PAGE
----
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[244] of rival for Naples. But within there is little to justify this magnificent exhibition as you approach it; for, besides the extreme filthiness of the streets, there is little either curious, interesting, or beautiful in the buildings and architecture. . . . .

The only building that has anything like a classical interest is the fine convent and church at Belem, an immense building or rather mass of buildings, erected about 1497, in a singular style, between Gothic and Arabic, by the famous Dom Manuel, to commemorate the successful accomplishment of the great voyage of Vasco de Gama. It was from this spot he went out, and it was here he landed again; and Camoens, therefore, has consecrated it in two stanzas that might have given immortality to a subject less interesting and worthy than this monument of the greatest of all the Portuguese achievements,—see Lusiad, IV. 87, and X. 12,—for Portugal has never produced so great an effect on the world as by the discovery of the Indies.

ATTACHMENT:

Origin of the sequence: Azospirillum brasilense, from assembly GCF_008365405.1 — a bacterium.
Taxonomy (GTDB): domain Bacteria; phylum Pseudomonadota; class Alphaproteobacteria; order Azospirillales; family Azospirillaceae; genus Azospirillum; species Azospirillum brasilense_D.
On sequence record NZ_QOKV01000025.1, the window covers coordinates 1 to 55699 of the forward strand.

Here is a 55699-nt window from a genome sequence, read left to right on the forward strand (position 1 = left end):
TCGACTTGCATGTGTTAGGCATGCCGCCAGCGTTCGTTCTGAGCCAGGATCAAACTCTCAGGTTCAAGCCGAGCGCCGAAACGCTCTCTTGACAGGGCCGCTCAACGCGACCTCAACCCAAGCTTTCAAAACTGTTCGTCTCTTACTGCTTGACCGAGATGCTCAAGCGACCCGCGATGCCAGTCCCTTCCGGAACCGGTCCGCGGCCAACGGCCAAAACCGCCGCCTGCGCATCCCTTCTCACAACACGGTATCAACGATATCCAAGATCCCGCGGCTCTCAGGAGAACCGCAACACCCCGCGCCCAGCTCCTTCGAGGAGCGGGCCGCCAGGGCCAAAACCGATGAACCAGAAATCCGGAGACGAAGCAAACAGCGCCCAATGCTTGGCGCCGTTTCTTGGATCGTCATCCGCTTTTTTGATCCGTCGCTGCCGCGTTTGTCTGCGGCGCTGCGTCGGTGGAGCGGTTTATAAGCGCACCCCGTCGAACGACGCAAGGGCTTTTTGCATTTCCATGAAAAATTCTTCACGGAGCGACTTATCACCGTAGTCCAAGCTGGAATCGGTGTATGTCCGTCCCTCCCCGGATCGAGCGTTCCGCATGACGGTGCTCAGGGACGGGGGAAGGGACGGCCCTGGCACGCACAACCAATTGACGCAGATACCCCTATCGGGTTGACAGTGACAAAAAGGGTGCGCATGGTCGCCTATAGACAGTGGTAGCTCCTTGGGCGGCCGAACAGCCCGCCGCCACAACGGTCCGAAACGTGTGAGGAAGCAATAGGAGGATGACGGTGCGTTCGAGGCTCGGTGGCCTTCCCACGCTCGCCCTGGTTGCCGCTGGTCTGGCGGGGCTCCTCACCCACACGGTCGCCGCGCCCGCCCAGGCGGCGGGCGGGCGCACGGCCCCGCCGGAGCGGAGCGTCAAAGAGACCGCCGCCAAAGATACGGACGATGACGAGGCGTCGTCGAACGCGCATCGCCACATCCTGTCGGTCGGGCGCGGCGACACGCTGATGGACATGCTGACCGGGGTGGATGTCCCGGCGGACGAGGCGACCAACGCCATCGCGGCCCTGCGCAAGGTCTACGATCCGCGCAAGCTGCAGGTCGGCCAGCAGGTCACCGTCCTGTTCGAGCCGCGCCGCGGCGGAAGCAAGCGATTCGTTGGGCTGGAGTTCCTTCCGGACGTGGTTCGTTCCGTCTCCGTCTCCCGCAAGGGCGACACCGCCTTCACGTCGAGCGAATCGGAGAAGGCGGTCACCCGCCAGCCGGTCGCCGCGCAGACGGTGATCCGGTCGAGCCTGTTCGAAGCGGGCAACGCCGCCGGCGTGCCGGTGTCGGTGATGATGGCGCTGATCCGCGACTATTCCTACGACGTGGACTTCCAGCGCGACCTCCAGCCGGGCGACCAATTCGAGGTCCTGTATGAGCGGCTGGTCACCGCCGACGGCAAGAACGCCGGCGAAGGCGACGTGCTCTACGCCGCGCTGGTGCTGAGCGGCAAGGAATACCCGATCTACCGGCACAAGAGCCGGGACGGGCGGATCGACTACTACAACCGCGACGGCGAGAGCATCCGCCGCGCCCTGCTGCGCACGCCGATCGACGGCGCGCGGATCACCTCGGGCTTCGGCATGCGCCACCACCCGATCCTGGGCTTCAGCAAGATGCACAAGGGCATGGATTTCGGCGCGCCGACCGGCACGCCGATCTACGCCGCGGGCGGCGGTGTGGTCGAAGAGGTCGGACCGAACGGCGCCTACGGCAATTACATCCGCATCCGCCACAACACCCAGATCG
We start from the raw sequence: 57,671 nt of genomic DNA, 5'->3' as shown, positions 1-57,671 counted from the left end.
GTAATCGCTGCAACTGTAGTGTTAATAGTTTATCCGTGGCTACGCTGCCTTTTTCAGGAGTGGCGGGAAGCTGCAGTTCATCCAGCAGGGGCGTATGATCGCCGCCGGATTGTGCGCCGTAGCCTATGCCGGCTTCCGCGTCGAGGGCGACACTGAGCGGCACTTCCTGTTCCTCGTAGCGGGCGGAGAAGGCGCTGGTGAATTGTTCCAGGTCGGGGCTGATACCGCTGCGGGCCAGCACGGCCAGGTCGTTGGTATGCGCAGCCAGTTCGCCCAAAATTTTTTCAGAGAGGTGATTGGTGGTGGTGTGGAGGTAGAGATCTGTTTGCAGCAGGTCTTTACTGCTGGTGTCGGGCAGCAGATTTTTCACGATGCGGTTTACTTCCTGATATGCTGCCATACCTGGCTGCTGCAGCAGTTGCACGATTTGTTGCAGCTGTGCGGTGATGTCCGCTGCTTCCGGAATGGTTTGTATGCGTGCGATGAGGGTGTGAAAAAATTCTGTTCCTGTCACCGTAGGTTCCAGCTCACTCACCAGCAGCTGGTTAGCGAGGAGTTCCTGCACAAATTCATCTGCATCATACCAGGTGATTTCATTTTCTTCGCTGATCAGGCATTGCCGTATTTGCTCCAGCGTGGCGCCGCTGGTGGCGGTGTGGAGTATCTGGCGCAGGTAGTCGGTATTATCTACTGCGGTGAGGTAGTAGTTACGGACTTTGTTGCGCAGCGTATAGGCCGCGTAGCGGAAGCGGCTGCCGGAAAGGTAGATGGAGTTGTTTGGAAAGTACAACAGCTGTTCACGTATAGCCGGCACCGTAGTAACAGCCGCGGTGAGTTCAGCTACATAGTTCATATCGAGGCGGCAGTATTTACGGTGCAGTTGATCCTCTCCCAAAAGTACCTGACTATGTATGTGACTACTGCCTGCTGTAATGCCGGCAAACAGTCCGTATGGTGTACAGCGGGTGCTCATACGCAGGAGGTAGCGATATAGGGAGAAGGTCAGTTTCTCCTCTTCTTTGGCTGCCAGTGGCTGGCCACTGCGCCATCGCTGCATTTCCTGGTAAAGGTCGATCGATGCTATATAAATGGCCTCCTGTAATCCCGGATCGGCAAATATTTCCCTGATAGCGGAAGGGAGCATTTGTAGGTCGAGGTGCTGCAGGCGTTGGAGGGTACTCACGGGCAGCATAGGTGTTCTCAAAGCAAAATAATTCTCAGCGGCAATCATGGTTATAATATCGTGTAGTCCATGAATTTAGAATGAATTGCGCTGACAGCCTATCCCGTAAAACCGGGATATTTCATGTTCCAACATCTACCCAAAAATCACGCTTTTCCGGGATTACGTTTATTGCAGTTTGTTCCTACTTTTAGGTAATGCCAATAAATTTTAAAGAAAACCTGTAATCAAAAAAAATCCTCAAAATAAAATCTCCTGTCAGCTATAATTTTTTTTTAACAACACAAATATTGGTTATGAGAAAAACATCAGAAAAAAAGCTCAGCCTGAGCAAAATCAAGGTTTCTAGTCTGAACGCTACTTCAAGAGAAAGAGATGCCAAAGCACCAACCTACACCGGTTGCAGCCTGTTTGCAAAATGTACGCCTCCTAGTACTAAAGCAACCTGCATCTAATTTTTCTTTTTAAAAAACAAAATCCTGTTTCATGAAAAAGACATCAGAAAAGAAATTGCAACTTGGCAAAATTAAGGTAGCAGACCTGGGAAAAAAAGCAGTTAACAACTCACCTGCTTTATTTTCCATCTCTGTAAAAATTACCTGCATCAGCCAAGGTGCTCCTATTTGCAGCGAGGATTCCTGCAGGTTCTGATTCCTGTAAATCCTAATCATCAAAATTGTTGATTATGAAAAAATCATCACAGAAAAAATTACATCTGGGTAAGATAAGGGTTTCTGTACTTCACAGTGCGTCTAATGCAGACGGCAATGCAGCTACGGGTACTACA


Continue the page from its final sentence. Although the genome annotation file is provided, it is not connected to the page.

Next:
But of all the works at Lisbon that deserve to be seen, the most remarkable is certainly the aqueduct that supplies the city, which is, I doubt not, unrivalled either as a conveyance for water or as a specimen of this kind of architecture; for, as antiquity has certainly sent down to us nothing so perfect or so bold, I presume modern times have no competition to offer. It was the work of John V., and was built between 1713 and 1732. It brings the water from Bellas, about eleven English miles from Lisbon, and passes frequently under ground, and several times traverses deep valleys. The most remarkable point is where it crosses the vale of Alcantara, just before it enters the city; and here it altogether exceeds everything I have seen, even the Pont du Gard, which is more remarkable than the aqueducts about Rome. The length of it here is more than two thousand four hundred Paris feet, and it passes on thirty-five enormous arches, springing from the depths of the valley and going boldly up to the top, of which the one in the centre is one hundred and seven feet eight inches wide and two hundred and thirty feet ten inches high,—the very boldest arch, I presume, ever risked,—and yet of such exact proportions and construction that it resisted the tremendous earthquake of 1755. The water passes the whole way completely covered, in a kind of continued building in which you can walk upright, and divided into two channels, in one of which it flows half the year and in the other the other half, so that it may be kept clean and in repair,—an advantage, I believe, no other aqueduct possesses. On each side, too, is a walk like a bridge, and the view from it of the valley winding up between the hills, ornamented with the country-seats of the nobility, and covered with orange


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